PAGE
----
The Coast Guard, NOAA and Environmental Protection Agency are monitoring the tracking and assessment of approximately 76 stray cargo containers about 17 miles off Oregon Inlet, N.C.
On March 4, the cargo ship Maersk Shanghai alerted watchstanders at Sector North Carolina’s command center via VHF-FM channel 16 that they lost about 70 cargo containers during a heavy roll. Maersk later confirmed the total number of containers lost overboard was 76 as well as their contents.
A.P. Moller-Maersk reported one of the containers lost at sea was carrying about 5,900 pounds of sulfuric acid. There are no indications any containers of sulfuric acid have surfaced or washed up on shore. No other hazardous materials were reported in the containers.
Coast Guard Air Station Elizabeth City crews, Coast Guard Auxiliary aircraft crews and aircraft crews contracted by the shipping company have conducted multiple overflights, locating nine containers on the surface. Only two of the nine sighted containers remain floating.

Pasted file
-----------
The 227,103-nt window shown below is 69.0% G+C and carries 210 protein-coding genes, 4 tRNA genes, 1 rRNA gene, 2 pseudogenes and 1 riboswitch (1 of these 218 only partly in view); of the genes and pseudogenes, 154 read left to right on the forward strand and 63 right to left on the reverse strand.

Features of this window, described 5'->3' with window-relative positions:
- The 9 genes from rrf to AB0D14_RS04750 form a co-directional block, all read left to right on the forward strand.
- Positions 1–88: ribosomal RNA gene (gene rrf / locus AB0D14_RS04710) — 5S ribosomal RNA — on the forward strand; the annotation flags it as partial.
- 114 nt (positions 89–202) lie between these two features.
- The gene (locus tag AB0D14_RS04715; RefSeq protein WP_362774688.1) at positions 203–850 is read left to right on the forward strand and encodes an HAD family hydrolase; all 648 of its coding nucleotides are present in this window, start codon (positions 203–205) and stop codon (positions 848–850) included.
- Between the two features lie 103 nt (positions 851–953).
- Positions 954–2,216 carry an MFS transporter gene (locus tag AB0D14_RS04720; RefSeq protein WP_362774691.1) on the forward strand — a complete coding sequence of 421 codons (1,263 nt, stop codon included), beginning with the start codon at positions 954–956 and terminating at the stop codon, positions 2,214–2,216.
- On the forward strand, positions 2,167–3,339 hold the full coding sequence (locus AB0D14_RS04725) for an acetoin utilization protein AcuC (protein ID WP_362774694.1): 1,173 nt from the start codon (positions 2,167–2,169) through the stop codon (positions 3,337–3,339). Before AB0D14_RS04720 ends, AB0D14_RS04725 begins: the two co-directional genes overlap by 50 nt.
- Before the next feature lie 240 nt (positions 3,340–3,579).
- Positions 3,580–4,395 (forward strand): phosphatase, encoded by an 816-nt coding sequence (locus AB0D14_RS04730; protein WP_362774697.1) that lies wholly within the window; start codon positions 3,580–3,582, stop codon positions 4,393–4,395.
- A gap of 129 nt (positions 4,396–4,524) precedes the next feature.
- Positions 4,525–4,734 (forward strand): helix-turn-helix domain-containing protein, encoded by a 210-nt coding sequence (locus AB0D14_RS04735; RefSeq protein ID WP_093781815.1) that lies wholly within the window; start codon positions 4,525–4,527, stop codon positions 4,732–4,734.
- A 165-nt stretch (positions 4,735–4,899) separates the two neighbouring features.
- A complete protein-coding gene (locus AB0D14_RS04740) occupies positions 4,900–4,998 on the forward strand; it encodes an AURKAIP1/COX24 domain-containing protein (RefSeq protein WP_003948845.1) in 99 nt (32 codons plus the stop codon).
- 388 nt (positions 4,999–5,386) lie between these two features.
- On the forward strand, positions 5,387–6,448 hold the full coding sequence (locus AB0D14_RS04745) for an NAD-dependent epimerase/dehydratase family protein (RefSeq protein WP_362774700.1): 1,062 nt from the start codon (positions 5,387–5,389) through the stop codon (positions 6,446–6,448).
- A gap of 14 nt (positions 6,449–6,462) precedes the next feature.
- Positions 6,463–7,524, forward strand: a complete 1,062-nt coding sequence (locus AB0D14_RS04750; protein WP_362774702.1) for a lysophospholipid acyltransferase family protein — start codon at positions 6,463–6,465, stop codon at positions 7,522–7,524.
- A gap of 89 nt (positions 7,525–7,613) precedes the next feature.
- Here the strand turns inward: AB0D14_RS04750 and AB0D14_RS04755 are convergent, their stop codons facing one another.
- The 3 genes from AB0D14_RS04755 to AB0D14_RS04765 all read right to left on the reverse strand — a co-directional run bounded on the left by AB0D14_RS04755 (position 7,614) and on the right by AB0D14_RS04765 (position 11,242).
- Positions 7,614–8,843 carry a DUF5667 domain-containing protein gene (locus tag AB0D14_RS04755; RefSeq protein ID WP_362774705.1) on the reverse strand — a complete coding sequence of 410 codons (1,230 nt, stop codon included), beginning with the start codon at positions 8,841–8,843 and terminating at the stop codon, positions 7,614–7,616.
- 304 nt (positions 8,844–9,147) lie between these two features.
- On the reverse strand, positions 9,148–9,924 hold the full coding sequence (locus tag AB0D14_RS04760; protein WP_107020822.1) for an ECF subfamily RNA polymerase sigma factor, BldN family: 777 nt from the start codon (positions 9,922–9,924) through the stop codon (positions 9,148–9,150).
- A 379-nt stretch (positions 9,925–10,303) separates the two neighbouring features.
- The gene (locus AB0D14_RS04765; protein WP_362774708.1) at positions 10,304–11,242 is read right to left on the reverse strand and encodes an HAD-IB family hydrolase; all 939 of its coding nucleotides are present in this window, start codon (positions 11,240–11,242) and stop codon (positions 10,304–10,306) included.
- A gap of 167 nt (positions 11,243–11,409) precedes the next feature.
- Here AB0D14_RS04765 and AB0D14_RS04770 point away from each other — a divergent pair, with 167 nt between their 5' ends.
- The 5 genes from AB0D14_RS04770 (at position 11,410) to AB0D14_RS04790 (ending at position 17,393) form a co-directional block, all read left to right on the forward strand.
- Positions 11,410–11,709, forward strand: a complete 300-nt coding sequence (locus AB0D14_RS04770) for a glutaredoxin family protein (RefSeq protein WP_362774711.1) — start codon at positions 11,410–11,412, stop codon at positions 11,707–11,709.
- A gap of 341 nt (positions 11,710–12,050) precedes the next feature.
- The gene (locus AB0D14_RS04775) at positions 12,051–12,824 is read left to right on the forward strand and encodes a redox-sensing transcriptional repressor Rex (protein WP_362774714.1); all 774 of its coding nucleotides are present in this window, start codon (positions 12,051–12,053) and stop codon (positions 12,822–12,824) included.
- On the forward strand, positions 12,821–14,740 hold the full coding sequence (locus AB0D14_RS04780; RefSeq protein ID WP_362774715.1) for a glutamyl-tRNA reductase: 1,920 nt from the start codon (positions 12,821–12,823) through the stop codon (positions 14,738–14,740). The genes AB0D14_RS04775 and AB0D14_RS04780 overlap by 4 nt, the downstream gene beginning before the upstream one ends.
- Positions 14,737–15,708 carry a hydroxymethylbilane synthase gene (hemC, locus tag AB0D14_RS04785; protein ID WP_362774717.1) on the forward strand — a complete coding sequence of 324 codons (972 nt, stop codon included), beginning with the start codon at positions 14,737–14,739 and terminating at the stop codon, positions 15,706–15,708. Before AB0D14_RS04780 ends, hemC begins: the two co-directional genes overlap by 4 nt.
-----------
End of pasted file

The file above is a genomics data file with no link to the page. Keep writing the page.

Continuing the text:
The Coast Guard has designated the floating containers as hazards to navigation. The owners of Maersk Shanghai contracted a salvage company to place tracking devices and lights on the containers. The Coast Guard continues to issue Safety Marine Information Broadcasts to inform boaters of the positions of the known containers.
Maersk has also developed a plan to use side-scan sonar to locate the submerged containers to determine their risk to safe navigation and environmental impact. Weather and sea conditions will determine how quickly they are able to effectively survey the area.
Plans developed by Maersk to ensure safe navigation and minimize impact to the environment and marine life will be approved by the Coast Guard, NOAA and EPA prior to execution.
“Our main priority is ensuring the safety of navigation in the area and addressing potential environmental impacts,” said Coast Guard Capt. Bion Stewart, commanding officer, Sector North Carolina. “We are working with NOAA, the EPA, the National Park Service, state and local emergency management and the responsible party to reduce navigation and environmental hazards as quickly as possible.”